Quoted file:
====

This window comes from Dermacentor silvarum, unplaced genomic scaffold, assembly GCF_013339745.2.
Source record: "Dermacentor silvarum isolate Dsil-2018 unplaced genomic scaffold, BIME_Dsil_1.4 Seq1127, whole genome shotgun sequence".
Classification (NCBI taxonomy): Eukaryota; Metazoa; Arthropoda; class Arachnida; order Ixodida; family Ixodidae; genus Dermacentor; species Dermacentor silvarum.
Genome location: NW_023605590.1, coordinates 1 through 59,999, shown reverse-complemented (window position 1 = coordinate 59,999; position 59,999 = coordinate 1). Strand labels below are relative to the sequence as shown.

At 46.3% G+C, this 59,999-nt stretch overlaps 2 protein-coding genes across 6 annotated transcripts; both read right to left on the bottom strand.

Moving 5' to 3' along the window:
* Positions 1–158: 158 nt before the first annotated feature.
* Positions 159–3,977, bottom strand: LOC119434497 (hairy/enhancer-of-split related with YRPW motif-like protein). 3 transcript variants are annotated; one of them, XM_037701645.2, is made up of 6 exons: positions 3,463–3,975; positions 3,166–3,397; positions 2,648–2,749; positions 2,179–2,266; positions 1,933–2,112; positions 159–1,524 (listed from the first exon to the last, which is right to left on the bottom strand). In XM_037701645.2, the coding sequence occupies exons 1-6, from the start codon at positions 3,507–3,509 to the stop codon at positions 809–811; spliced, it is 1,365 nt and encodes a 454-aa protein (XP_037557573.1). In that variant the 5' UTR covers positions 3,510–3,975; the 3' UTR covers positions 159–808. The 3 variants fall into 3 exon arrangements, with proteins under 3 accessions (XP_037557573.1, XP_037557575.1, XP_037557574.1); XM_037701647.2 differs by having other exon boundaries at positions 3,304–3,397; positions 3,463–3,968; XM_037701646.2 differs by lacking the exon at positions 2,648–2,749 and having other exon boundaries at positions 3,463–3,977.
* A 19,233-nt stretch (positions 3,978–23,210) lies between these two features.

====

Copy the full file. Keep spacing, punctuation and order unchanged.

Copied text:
This window comes from Dermacentor silvarum, unplaced genomic scaffold, assembly GCF_013339745.2.
Source record: "Dermacentor silvarum isolate Dsil-2018 unplaced genomic scaffold, BIME_Dsil_1.4 Seq1127, whole genome shotgun sequence".
Classification (NCBI taxonomy): Eukaryota; Metazoa; Arthropoda; class Arachnida; order Ixodida; family Ixodidae; genus Dermacentor; species Dermacentor silvarum.
Genome location: NW_023605590.1, coordinates 1 through 59,999, shown reverse-complemented (window position 1 = coordinate 59,999; position 59,999 = coordinate 1). Strand labels below are relative to the sequence as shown.

At 46.3% G+C, this 59,999-nt stretch overlaps 2 protein-coding genes across 6 annotated transcripts; both read right to left on the bottom strand.

Moving 5' to 3' along the window:
* Positions 1–158: 158 nt before the first annotated feature.
* Positions 159–3,977, bottom strand: LOC119434497 (hairy/enhancer-of-split related with YRPW motif-like protein). 3 transcript variants are annotated; one of them, XM_037701645.2, is made up of 6 exons: positions 3,463–3,975; positions 3,166–3,397; positions 2,648–2,749; positions 2,179–2,266; positions 1,933–2,112; positions 159–1,524 (listed from the first exon to the last, which is right to left on the bottom strand). In XM_037701645.2, the coding sequence occupies exons 1-6, from the start codon at positions 3,507–3,509 to the stop codon at positions 809–811; spliced, it is 1,365 nt and encodes a 454-aa protein (XP_037557573.1). In that variant the 5' UTR covers positions 3,510–3,975; the 3' UTR covers positions 159–808. The 3 variants fall into 3 exon arrangements, with proteins under 3 accessions (XP_037557573.1, XP_037557575.1, XP_037557574.1); XM_037701647.2 differs by having other exon boundaries at positions 3,304–3,397; positions 3,463–3,968; XM_037701646.2 differs by lacking the exon at positions 2,648–2,749 and having other exon boundaries at positions 3,463–3,977.
* A 19,233-nt stretch (positions 3,978–23,210) lies between these two features.